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Kids playing in the streets of Zaria, Nigeria. Photo by shirazc.

About the food of Nigeria

Let’s fill a van with pineapples. Let’s pack them so tightly they press against the windows. Let’s load up a motorcycle with a mountain of empty plastic bottles, all strung together like a tangled string of lights. And while we’re at it, let’s make this mountain five times the size of the motorcycle. These are scenes from Nigeria, the most populated country in Africa. And I saw every single one on YouTube. Nigeria is nestled in the heart of Africa, where you’ll find ocean, swamp, city, plateau, and plain. The food is as varied as the landscape – guaranteed to make your tummy rumble. There are many traditional dishes to be found, made with goat, chicken or beef. There’s also a great love for seafood and fish – especially prawns and crayfish – abundantly found in the ocean and the Niger River. These might be accompanied by casssava, corn, or millet (Fancy a millet ball? Gotcha covered – try serving it with yogurt, honey, and spices like cinnamon, nutmeg, and cardamom). Common veggies include peppers, squash, …

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Monday Meal Review: Niger

THE SCENE We’ve now eaten a meal from 129 countries in the world. Surreal. Wonderful. Delicious. This means we are officially 2/3 done with the Adventure.  In November there’ll only be a year left. After cooking the world for this long, certain things come to be expected. Happy bellies, for example. Enriched minds. Stretching ourselves. Growing. All along the way, whether I’m frazzled or relaxed, hungry or full, I hear the same question again and again from curious readers. “What country has been your favorite, so far?” Oh boy. Talk about a tough question to answer.  Every time I hear those words I always feel vaguely uneasy, like someone has asked me who my favorite child is. How could I ever, ever choose one over all the others (theoretically, of course)? Let me stumble through an answer. While I don’t have a favorite per se, I do love making food from countries I know nothing about. Which brings us to this week’s Global Table – Niger. Much of Niger’s traditional food is heat-your-house-up sauces and stews …

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Cardamom Caakiri

There are very few things that surprise me any more. A toddler falling apart five minutes past her bedtime? Predictable. Going twice as long between mowings in the 100F-mid-July-inferno? Guaranteed. Two things that do succeed at surprising me? The last season of Lost (no spoilers please!) and using couscous to make a tangy-sweet pudding. Yes. I’m considering eating caakiri while watching Lost to see if the surprises cancel each other out. It could happen. So. Let’s back up a moment and talk about caakiri. Remember when we made steamed “rainy day” couscous? Well, this is what you make with the leftovers. This is what you make to stretch simple carbs into a rich treat. Made with couscous, yogurt, sour cream, and evaporated milk, Caakiri is a slightly tangy pudding of sorts. It can be served unsweet (in which case it tastes very yogurty and rather nice for breakfast), or with sugar. This is where it takes on dessert-like qualities. Perfect to get you through a walk in, say, the desert. If, after the first time, you decide …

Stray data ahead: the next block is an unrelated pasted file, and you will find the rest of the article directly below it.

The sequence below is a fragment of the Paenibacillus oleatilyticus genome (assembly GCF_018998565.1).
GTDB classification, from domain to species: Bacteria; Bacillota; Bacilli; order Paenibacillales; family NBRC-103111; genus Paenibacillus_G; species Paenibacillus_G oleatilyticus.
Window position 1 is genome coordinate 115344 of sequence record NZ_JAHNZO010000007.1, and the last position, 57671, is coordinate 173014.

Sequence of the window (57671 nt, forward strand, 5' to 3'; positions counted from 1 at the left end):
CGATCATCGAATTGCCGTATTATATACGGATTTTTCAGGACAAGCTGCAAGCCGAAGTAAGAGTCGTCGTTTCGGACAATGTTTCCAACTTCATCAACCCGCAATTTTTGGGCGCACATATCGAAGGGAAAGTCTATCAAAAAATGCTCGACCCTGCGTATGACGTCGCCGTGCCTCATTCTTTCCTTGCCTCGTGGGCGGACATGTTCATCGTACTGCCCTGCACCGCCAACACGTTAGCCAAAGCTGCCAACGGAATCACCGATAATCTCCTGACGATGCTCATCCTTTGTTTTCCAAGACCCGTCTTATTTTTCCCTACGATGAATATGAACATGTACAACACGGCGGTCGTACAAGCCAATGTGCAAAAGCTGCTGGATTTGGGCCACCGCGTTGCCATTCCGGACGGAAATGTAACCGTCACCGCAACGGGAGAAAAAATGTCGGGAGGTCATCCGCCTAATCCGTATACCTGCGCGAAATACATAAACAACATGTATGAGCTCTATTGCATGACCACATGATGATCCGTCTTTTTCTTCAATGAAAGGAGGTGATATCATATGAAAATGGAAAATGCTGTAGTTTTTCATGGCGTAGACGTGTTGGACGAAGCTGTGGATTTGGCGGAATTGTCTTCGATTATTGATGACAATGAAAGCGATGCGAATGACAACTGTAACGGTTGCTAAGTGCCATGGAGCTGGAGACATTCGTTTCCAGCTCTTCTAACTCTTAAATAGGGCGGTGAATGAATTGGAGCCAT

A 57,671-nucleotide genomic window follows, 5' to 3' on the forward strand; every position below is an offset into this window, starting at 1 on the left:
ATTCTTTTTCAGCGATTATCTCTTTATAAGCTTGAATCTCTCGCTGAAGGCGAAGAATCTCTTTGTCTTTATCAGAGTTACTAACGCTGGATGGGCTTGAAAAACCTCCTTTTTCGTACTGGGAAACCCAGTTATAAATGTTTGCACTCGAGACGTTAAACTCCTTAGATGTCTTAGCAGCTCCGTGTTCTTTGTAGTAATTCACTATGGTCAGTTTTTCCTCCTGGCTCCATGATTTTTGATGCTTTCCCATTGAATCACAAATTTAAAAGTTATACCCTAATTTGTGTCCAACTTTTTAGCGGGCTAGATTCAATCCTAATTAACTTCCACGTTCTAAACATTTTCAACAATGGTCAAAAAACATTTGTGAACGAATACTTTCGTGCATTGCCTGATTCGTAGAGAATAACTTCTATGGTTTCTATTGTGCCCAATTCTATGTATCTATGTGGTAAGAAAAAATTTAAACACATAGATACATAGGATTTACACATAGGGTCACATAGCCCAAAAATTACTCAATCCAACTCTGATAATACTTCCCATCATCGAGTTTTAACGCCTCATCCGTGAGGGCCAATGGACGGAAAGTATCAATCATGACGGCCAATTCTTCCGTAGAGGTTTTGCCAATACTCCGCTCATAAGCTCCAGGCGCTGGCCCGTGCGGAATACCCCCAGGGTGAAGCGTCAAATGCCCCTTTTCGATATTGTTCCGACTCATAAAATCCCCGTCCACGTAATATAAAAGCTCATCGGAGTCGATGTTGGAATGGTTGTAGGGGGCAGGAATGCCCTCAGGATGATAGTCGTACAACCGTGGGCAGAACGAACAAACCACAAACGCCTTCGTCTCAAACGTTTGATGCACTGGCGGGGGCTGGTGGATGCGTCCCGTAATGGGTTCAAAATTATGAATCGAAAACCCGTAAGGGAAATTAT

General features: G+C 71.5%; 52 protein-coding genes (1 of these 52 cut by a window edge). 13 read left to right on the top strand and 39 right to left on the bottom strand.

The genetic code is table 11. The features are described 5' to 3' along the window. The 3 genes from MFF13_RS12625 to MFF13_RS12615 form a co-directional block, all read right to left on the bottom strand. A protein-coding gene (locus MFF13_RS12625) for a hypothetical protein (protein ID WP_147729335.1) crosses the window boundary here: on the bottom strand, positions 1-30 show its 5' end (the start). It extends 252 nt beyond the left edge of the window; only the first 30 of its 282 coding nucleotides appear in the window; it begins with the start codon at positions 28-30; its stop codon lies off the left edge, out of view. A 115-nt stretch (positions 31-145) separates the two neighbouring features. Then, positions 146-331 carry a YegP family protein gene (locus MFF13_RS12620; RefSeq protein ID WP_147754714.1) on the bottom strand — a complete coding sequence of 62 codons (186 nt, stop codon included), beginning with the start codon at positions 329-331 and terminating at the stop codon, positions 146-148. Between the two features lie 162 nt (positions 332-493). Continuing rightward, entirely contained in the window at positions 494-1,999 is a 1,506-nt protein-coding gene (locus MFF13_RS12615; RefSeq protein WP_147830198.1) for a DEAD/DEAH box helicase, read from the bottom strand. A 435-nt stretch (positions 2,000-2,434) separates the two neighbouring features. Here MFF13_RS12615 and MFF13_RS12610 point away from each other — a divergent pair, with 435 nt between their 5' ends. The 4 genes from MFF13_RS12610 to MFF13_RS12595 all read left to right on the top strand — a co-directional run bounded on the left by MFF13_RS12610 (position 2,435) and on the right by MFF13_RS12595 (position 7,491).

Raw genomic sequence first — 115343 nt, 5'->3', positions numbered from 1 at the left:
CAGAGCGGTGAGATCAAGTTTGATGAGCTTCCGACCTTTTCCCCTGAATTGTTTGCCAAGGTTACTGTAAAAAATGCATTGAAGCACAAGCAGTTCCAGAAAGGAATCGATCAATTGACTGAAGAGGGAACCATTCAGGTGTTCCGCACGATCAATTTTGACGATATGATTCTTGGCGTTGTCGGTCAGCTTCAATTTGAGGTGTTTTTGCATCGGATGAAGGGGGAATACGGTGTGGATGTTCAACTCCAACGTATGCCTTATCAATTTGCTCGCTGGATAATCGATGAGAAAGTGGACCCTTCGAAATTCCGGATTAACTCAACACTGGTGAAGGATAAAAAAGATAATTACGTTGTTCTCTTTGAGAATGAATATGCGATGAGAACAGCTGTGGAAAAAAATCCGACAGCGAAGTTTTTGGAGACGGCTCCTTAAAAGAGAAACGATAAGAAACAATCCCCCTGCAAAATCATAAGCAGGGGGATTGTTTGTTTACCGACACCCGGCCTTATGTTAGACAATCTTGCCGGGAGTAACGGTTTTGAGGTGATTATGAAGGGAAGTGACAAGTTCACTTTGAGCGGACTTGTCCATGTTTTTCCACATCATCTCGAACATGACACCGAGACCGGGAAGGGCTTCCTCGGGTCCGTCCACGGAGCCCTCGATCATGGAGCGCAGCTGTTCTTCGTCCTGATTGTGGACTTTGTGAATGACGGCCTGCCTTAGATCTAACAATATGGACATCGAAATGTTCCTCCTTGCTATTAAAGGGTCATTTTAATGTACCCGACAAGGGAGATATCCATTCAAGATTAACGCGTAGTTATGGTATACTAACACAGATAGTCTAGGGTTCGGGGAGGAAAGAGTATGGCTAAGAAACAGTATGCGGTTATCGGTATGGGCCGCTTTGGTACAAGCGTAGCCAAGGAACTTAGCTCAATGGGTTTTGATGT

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North African Sage n’ Green Tea

There are a few ways to keep cool in hot weather. In the west, we wear shorts, drink cold drinks, and blast the A/C. In Niger, they use a completely different set of tricks. The polar opposite, in fact. For starers, they cover up. Believe it or not, wearing long layers made of lightweight cotton keeps the sun’s hot rays off your skin. The flowing movement of the fabric acts like natural air conditioning. The elephants accomplish the same thing by dusting themselves with dirt. Not quite as desirable if you have somewhere nice to go. There’s one other trick to staying cool in Niger. Drinking hot tea. While it sounds like it’d make an already hot day feel like an inferno, it is the opposite. The hot liquid makes you perspire… and the tiny beads of sweat catch the slightest breeze, cooling you off. That’s what our tour guide in Tunisia told me, anyway (they do the same thing all over North Africa). All you do is splash hot water over green tea and… a …

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West African Toasted Baguette Sandwich with Spinach Scrambled Eggs

If you’re going to serve an egg sandwich, you best do it up right. Layer hot, scrambled eggs in a crusty, toasty baguette and wrap ‘em up. Make sure there’s something green in there to keep you strong and healthy. Tie it with a bow. Simply put: turn breakfast into a present for your belly. I learned this trick from Niger. When I dug around for traditional recipes I kept stumbling upon the same thing: eggs sandwiches sold by street vendors. Simple. Comforting. Filling. This is the kind of thing people crave once they leave Niger – a fond memory in the making. Most people say they come wrapped in old newspapers, but any old paper does the trick. Turns out wrapping up a sandwich is by far the best thing you can do to help keep your eggs from running away. Particularly if you’re 3 years old. Just ask Ava. Seriously. This could have been bad. While I used spinach and a little green onion in our sandwich, the fine folks of Niger often …

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Menu: Niger

Our menu for Niger is all about familiar ingredients. This menu is full of that which is already under our noses, no matter where we live. The fun part is seeing the ingredients arranged in new ways. This time I chose street food, a comforting evening sipper, and a fun way to use up extra couscous. What sounds good to you? Toasted Baguette sandwich with Spinach Scrambled Eggs [Recipe] Inspired by the street stalls of Niger, where baguette sandwiches wrapped in newspaper are commonplace, and Malahiya, a popular leafy green used in Niger.  In each bite you’ll find spinach, paprika, green onion and toasty baguette. A simple way to bring a touch of Niger to your internationally inspired brunch. North African Sage n’ Green Tea [Recipe] Green tea steeped with fresh sage leaves and as much sugar as you can stand. Yes, they sip it sweet in Niger. Serve with a smile at your next tea party. Cardamom Caakiri [Recipe] Our Caakiri is made with prepared couscous, evaporated milk, yogurt, and sour cream. Dust with cardamom and …